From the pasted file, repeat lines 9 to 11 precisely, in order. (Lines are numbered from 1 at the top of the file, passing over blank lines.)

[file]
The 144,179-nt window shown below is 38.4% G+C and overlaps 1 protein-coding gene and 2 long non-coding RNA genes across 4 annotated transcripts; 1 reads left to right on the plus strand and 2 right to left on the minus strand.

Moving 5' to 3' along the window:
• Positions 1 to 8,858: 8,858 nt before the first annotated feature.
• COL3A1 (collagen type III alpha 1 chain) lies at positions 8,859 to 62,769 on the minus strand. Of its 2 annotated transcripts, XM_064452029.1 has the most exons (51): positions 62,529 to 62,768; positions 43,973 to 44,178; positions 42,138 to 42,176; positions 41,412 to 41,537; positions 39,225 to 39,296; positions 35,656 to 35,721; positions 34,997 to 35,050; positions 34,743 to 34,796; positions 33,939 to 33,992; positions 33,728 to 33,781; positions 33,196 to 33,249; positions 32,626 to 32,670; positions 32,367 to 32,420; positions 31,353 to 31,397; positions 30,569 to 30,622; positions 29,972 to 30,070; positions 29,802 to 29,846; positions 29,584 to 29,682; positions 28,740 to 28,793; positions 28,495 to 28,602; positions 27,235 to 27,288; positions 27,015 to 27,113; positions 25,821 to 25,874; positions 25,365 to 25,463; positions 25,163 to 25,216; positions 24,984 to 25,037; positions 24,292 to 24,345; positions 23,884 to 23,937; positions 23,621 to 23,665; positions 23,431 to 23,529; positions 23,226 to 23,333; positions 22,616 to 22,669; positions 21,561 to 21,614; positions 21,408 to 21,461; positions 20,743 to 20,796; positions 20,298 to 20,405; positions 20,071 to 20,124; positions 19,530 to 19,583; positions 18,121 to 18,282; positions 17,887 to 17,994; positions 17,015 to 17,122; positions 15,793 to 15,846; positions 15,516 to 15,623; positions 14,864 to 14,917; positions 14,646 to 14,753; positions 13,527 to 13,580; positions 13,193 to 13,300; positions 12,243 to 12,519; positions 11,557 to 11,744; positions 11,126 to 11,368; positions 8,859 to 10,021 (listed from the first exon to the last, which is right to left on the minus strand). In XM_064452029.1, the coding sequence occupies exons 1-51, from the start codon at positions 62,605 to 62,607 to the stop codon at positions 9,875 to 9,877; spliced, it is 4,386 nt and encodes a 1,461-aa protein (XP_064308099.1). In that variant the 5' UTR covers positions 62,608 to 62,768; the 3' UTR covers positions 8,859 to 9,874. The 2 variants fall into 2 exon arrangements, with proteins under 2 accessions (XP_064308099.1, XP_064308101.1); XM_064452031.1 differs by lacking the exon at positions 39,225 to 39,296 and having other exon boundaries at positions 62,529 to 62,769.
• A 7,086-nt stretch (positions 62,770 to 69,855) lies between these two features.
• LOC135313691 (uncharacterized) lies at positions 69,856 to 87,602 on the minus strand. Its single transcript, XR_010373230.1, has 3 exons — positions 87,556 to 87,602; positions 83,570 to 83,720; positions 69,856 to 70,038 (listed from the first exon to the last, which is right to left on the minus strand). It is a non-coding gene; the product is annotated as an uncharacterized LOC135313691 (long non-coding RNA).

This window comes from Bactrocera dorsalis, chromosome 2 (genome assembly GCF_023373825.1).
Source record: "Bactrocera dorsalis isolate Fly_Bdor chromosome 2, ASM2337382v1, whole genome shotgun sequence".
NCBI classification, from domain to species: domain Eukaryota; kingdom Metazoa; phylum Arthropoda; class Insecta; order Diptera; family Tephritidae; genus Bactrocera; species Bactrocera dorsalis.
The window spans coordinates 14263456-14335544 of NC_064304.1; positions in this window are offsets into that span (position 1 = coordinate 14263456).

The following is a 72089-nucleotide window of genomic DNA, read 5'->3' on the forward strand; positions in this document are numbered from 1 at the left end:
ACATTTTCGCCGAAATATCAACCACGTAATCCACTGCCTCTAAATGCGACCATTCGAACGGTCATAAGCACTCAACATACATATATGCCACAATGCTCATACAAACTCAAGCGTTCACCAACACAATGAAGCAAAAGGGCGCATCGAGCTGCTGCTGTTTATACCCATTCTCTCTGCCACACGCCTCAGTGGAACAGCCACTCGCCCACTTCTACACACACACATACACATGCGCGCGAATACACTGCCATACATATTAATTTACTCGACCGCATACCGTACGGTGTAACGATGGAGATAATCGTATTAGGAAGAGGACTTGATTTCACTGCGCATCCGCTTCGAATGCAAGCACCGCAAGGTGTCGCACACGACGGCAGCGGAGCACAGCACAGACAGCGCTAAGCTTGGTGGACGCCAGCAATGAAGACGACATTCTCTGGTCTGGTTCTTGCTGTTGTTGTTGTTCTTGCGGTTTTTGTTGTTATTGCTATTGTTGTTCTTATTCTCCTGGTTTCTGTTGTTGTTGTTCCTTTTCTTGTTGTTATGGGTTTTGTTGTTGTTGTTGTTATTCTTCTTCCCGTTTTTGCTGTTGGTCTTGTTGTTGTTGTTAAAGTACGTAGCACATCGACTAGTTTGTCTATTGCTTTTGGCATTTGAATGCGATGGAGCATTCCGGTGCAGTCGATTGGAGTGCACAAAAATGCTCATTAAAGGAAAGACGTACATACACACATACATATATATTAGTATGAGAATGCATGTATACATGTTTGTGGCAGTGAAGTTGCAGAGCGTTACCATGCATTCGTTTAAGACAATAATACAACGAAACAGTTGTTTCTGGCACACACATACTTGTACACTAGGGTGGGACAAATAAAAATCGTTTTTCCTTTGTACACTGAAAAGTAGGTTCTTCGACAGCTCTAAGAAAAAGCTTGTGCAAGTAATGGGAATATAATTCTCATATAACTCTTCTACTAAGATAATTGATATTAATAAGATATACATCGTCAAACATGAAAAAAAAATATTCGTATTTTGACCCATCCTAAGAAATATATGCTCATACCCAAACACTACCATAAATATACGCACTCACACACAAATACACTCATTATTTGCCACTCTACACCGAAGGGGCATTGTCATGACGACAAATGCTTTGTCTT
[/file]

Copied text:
NCBI classification, from domain to species: domain Eukaryota; kingdom Metazoa; phylum Arthropoda; class Insecta; order Diptera; family Tephritidae; genus Bactrocera; species Bactrocera dorsalis.
The window spans coordinates 14263456-14335544 of NC_064304.1; positions in this window are offsets into that span (position 1 = coordinate 14263456).

The following is a 72089-nucleotide window of genomic DNA, read 5'->3' on the forward strand; positions in this document are numbered from 1 at the left end: